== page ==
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(Tbilisi) – Georgia’s system for handling administrative offenses, or misdemeanors, violates the defendant’s due process rights, Human Rights Watch said in a report released today. The Georgian government is reforming the system, but should take urgent measures to ensure defendants’ rights.

The 41-page report, “Administrative Error: Georgia’s Flawed System for Administrative Detention,” documents how Georgia’s Code of Administrative Offenses, which governs misdemeanors, lacks full due process and fair trial rights for those accused of offenses under the code. The code, adopted in 1984, provides for prison sentences of up to 90 days for violations, but does not require police to inform defendants of their rights promptly or to provide reasons for their detention. Detainees often are not allowed to contact their families. Lawyers have difficulty finding detainees in custody. Trials are often perfunctory. Detainees often serve their sentences in facilities that were not intended for stays longer than 72 hours and where conditions do not meet international standards.

“People who are arrested shouldn’t have to wait for a reform process to be finished to have their basic rights respected,” said Giorgi Gogia, senior Europe and Central Asia researcher at Human Rights Watchand author of the report. “It is encouraging that the authorities are reforming the outdated code, but more urgent steps are needed to address the gaps in the law.”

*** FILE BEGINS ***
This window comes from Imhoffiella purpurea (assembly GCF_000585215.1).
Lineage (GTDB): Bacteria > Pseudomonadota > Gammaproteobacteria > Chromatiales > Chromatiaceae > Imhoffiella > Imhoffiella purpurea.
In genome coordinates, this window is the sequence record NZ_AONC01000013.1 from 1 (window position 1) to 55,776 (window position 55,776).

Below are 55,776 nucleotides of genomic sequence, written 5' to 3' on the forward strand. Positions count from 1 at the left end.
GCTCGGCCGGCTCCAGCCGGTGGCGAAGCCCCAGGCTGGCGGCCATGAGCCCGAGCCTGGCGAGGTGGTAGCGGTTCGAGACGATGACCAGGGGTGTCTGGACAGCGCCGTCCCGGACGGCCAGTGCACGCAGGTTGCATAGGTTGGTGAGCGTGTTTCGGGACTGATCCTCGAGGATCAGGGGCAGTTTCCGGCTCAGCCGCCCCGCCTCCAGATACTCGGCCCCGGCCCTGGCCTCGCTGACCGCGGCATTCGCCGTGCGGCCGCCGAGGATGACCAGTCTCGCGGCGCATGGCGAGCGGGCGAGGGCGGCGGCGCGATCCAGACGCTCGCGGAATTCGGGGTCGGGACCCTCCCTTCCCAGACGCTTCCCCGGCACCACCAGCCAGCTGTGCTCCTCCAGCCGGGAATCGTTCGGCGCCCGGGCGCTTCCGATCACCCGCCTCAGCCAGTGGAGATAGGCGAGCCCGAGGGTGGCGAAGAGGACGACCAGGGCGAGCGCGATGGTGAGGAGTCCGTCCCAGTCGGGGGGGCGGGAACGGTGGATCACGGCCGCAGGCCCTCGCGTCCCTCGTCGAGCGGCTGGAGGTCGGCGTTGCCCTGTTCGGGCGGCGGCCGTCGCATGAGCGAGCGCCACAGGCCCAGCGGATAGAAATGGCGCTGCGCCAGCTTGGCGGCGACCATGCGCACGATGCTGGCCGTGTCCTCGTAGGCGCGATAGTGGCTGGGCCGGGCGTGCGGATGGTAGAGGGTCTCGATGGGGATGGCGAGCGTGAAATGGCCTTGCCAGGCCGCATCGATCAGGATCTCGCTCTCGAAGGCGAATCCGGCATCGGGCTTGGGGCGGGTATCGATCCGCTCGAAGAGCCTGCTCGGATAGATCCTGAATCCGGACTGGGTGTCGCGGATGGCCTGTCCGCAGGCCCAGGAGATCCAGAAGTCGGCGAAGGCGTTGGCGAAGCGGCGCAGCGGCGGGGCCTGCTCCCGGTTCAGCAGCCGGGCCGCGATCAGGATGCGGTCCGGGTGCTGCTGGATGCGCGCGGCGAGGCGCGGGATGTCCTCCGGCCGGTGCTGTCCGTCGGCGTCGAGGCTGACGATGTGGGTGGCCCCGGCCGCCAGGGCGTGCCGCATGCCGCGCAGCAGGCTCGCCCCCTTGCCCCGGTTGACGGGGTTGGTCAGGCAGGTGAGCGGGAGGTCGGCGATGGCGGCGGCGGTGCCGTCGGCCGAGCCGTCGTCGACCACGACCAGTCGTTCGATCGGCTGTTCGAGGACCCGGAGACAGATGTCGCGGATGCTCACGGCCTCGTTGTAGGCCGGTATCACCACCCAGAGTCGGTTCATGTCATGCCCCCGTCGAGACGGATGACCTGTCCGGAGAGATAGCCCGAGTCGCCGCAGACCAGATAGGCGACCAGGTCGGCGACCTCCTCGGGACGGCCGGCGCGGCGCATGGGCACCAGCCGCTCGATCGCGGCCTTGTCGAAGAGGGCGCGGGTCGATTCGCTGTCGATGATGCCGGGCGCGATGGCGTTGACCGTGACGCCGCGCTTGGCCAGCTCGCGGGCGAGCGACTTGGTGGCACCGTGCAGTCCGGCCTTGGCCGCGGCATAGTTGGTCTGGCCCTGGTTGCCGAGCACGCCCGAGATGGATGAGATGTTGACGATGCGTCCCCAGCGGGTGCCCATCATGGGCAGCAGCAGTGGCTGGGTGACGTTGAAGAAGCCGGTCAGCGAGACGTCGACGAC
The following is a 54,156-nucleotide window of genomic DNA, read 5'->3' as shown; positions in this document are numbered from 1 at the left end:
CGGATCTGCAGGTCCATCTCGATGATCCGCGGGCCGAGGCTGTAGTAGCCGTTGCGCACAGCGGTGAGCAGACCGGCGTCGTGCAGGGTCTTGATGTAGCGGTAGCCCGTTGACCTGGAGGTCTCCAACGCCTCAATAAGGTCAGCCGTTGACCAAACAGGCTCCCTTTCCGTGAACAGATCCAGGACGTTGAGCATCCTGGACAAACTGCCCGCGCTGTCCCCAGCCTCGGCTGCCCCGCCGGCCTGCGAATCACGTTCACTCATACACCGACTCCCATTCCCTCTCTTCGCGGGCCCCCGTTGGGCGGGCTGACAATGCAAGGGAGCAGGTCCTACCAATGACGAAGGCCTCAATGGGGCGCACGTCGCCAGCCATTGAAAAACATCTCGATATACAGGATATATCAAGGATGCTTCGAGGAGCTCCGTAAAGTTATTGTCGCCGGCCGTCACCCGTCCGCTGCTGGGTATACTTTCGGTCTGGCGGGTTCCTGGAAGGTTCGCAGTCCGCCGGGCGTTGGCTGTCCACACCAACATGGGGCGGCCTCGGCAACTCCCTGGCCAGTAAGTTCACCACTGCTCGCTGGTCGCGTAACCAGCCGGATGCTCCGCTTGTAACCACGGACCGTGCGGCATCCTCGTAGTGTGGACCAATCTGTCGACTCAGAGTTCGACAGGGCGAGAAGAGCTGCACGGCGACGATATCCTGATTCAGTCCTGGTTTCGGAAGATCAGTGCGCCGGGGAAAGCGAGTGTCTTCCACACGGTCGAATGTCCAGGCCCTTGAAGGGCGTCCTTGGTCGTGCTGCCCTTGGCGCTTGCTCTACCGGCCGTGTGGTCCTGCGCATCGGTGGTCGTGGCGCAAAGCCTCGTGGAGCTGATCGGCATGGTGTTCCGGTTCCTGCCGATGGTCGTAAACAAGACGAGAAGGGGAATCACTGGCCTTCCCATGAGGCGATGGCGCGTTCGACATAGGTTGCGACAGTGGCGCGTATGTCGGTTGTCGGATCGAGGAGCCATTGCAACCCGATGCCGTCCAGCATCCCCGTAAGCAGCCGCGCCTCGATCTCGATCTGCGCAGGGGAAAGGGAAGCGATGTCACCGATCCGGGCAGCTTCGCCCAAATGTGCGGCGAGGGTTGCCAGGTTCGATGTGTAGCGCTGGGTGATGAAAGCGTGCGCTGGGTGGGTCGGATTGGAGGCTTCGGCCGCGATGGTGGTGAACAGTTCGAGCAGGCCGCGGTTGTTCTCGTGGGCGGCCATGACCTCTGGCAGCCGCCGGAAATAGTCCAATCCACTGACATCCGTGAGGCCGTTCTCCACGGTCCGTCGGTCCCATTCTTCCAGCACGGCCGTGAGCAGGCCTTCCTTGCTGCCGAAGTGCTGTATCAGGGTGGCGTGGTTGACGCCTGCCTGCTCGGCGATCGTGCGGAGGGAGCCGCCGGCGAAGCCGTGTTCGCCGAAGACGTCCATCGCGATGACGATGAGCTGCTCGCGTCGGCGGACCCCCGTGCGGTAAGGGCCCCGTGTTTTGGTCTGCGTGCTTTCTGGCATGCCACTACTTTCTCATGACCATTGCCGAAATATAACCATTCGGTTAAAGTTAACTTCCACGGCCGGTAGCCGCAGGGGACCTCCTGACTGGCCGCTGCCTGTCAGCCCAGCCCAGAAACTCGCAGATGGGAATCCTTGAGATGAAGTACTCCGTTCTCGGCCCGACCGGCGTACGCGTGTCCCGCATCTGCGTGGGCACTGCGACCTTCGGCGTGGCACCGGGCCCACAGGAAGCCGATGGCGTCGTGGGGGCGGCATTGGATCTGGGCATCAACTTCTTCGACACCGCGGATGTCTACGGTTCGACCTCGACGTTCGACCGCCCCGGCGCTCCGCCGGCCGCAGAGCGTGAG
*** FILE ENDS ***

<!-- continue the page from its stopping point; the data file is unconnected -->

Georgian authorities have used the Code of Administrative Offenses in recent years to lock up protesters and activists at times of political tensions, Human Rights Watch said.

In 2011 Georgian authorities drafted a new Code of Administrative Offenses, but the version that passed the first hearing in Georgia’s parliament in July still does not meet the country’s human rights obligations, Human Rights Watch said. The government should take immediate steps to bring all detainees’ fair trial rights into compliance with its human rights obligations by ensuring that anyone taken into custody for an alleged administrative offense  is allowed to notify a third party, can choose and notify a lawyer, and is tried under fair trial norms, Human Rights Watch said.